Adolf Horstmann is not a rose I can recommend. I am not sure whether Adolf Horstmann doesn’t like the Western Australian climate (hot and dry), needs a bit more pampering than mine gets, or whether it is just that my bush is a dud. Whatever the reason, my Adolf Horstmann is the most miserable of all my roses. It is small (about 20cm tall) spindly and regularly sports dead wood and black spot.
In five years I had never seen a flower on it. It is not that it hasn’t flowered – I periodically see a dead head or two – I had just not been blessed with their presence.
In the circumstances, you can imagine my surprise when, in the heat of summer, I saw three perfect blooms. They were not sun burnt nor had they faded in the heat. Go figure!!
Adolf Horstmann has rich yellow-orange (with some red flushes in warm weather), medium to large double flowers with a classic large flowered form. They are slightly fragrant and long lasting in the vase. These photos were take over several days.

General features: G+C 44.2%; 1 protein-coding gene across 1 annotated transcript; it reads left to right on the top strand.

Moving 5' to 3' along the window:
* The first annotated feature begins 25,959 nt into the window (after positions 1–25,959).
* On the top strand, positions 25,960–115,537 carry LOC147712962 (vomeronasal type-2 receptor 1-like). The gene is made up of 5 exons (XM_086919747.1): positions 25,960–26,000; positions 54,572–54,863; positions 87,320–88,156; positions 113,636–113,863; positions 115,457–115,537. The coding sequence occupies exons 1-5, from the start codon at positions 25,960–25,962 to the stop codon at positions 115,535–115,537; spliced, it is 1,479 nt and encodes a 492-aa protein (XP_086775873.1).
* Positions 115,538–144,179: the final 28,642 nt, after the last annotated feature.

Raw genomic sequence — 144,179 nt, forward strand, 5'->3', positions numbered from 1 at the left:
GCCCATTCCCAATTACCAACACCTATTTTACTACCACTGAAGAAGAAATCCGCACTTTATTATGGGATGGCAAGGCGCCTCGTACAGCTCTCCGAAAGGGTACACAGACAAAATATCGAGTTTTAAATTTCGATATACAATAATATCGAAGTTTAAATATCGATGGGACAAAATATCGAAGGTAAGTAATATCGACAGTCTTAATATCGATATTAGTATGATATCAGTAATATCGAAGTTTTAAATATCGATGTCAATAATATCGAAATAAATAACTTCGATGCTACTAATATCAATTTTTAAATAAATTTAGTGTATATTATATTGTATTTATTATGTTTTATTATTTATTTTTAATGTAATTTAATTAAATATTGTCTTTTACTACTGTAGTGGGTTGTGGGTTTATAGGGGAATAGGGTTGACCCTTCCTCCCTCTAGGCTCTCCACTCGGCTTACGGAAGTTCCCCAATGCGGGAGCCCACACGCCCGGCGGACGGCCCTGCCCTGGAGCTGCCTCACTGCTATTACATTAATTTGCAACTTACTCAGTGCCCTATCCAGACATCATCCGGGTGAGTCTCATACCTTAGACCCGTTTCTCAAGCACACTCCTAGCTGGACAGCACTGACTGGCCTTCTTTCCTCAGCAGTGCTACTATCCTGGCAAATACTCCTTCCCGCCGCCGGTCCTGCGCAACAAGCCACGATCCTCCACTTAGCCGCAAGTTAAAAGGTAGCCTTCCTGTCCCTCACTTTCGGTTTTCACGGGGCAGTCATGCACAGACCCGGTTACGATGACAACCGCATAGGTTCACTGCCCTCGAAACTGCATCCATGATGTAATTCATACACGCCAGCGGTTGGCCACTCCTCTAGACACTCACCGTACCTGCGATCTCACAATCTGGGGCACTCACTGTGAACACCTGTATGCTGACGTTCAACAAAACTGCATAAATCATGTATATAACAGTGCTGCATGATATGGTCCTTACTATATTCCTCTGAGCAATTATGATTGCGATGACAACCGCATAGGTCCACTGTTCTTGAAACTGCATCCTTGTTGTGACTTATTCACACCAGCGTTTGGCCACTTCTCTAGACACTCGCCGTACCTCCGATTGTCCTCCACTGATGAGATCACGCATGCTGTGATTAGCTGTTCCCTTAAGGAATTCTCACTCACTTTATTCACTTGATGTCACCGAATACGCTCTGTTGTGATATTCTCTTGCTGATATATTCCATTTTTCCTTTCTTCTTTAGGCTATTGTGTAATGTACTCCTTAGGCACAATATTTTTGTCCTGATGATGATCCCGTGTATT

My books advise that Adolf Horstmann has become popular with florists because of its long stems and lovely colour. Maybe it performs well in the controlled environment of a green house. It was released 34 years ago, so it must perform well in some circumstances.
The foliage is described as ‘copper tinted when young, maturing to a pleasing glossy green’ and the bush as ‘upright and of average height’. But then again, the bush is described as ‘reasonably healthy and free flowering’. Maybe, but not mine.
Adolf Horstmann was named after a friend and colleague of the breeder, Reimer Kordes.
Needs to be sprayed with fungicide. If you don’t spray, this rose will not perform optimally
Lovely blooms, after all this time. The color for me makes it worth giving it a try.
That is a beautiful rosé and I love the color. With all of your roses, one dud isn’t too bad. Heck, I would take even just a few of your roses and be happy. Overall it sounds like you’ve got far more successes than failures.
Hi Diane. I just don’t know what would make Adolf happy.